Finally some teeth in election health promises

2019 Australian Election
Sunday, April 28, 2019

Following on the heels of the Greens’ commitment to a universal dental health scheme, Labor’s commitment today to a Pensioner Dental Plan puts oral health firmly into national health policy, addressing one of the most significant gaps in the Australian health system - and an area which has seen significant funding cuts under the Coalition, says Australian Healthcare and Hospital Association (AHHA) Chief Executive, Alison Verhoeven.

‘Australia’s public dental health services have been grossly under-funded for too long,’ says Ms Verhoeven.

‘Waiting lists are huge, and too many people avoid urgently needed care, resulting in pain, health and nutrition issues, disfigurement and related social problems.

‘Labor’s targeted investment of $2.4 billion in the dental health needs of 3 million Australians over the age of 65 with pensioner concession cards and senior health cards importantly comes with a requirement that the states and territories maintain their current public dental efforts.  This will free up funding for adults under 65 to receive the care they need and will assist in reducing waiting lists.

‘We welcome Labor’s support for this funding to be used in Aboriginal Medical Services, as well as in public and private dental services. As in so many other areas of healthcare, Aboriginal and Torres Strait Islander peoples experience significant inequity in accessing dental care. Improving access to care requires a commitment to improving access to Aboriginal and Torres Strait Islander community-led care.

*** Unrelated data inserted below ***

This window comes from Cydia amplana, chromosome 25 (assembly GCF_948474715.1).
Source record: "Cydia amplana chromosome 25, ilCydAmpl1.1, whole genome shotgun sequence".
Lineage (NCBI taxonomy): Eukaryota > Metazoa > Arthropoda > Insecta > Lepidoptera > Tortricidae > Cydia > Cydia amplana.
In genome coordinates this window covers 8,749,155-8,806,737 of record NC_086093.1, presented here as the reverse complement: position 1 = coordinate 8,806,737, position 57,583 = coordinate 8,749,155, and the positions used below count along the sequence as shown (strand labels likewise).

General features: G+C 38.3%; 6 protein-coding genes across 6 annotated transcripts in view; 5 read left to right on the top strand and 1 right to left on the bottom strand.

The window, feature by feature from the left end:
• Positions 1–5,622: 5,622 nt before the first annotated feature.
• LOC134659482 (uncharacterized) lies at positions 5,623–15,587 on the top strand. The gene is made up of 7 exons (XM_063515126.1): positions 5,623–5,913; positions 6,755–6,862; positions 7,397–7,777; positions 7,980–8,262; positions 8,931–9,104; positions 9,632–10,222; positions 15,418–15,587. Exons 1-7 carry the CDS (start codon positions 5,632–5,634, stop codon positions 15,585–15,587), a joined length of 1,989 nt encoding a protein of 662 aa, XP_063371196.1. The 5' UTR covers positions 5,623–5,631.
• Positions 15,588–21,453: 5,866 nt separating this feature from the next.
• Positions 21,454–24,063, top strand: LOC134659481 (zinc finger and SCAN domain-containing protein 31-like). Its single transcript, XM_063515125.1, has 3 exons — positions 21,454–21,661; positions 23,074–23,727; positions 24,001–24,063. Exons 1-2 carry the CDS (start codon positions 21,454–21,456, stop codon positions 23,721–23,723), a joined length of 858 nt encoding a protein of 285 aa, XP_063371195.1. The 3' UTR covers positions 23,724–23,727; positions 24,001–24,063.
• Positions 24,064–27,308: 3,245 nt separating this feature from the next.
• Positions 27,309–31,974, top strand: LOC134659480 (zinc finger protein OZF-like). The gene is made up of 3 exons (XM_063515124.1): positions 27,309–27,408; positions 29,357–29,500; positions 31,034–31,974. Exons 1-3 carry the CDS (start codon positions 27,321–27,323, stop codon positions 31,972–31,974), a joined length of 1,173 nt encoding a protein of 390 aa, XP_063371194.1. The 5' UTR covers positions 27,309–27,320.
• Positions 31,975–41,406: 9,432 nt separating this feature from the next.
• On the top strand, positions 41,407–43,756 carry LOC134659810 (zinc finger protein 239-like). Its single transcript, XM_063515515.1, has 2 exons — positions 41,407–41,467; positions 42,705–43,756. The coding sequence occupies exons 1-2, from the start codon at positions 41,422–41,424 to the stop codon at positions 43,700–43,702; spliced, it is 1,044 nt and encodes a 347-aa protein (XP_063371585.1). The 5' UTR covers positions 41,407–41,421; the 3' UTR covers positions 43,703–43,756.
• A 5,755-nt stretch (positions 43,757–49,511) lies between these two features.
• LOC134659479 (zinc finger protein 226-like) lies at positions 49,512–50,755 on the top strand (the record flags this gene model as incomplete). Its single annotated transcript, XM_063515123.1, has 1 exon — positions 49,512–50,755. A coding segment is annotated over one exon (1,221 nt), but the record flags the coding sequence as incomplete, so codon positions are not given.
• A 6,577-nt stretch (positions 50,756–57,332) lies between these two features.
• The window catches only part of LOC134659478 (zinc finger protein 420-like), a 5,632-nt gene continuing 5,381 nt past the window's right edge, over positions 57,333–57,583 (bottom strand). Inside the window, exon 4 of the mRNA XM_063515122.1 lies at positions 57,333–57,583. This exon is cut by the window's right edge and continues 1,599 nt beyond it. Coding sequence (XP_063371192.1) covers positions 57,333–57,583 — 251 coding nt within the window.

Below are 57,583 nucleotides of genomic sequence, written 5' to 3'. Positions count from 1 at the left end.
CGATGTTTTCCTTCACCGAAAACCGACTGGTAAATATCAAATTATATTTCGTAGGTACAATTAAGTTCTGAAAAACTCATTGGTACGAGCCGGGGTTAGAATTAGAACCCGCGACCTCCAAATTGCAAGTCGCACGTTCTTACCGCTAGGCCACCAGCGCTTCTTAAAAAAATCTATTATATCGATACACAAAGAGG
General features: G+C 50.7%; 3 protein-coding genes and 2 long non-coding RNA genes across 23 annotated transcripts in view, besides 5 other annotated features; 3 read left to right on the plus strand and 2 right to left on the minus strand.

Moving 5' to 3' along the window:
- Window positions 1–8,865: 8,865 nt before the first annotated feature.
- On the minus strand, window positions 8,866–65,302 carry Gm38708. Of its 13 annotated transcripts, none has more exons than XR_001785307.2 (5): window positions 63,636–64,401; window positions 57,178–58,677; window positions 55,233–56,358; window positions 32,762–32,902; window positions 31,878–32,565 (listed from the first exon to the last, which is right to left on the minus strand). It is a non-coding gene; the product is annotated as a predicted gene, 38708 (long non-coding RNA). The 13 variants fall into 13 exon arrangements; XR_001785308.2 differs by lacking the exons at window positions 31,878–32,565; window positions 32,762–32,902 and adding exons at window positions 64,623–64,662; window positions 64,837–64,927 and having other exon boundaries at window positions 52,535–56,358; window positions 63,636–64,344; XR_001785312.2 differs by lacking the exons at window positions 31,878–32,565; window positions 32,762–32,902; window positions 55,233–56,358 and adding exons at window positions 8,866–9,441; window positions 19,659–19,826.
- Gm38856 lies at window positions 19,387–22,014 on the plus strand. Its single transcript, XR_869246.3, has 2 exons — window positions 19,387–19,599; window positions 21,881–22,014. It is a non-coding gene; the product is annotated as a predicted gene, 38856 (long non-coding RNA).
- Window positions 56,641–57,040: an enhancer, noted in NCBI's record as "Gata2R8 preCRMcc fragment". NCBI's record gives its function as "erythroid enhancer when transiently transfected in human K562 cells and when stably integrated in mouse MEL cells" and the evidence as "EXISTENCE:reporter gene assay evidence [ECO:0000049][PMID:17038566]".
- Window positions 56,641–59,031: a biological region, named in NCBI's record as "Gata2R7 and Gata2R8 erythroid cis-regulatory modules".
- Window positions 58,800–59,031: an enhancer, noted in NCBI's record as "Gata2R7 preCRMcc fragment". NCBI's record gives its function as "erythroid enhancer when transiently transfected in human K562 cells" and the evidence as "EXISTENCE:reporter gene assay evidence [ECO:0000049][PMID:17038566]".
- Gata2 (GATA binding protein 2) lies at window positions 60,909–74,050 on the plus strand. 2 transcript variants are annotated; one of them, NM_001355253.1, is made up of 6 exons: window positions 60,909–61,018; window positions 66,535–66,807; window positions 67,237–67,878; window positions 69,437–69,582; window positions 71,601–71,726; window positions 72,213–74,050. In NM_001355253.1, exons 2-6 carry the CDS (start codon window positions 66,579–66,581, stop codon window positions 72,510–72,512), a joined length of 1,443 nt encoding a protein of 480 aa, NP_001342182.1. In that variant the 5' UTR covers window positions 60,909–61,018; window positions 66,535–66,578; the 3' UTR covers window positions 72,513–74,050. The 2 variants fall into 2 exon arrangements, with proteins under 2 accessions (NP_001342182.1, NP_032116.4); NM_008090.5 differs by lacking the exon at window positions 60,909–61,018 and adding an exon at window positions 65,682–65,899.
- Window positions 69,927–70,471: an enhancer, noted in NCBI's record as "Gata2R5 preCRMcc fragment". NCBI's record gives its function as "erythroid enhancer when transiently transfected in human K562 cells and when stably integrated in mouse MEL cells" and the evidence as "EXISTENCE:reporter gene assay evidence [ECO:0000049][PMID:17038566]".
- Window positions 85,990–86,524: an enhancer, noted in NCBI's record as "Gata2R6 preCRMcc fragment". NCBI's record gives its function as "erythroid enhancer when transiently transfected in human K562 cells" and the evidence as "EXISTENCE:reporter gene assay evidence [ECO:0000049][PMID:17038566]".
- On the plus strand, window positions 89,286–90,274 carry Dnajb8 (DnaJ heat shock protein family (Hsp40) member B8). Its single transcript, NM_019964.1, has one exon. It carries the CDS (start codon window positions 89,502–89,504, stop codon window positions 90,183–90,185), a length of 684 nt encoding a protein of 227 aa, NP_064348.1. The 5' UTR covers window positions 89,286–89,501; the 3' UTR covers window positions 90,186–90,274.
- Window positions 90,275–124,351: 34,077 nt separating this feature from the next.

‘There are significant data gaps in Australia’s national oral health data collections. The requirement for data to be shared with the Commonwealth as part of Labor’s announcement is a welcome measure. 

‘Data on health outcomes are needed to ensure public investments are targeted appropriately, and that high value care is provided to the people who need it most in a timely, safe and effective manner.

‘We note prevention would be included in the proposed agreement between the Commonwealth and states and territories in relation to the Pensioner Dental Plan.  We urge Labor to include water fluoridation as part of the prevention strategies in this plan. 

‘Three million Australians currently don’t have access to fluoridated water. There has been substantial evidence available for more than 50 years  that fluoridation prevents tooth decay.  If we really want to put teeth into health policy, we need to ensure fluoride is available in our water supply,’ says Ms Verhoeven.

To follow AHHA commentary throughout the election campaign, visit www.ahha.asn.au/election. You can also follow our #AusVotes2019 #AusVotesHealth commentary on Twitter by following @AusHealthcare.

Media enquiries:  

Alison Verhoeven, Chief Executive, AHHA

0403 282 501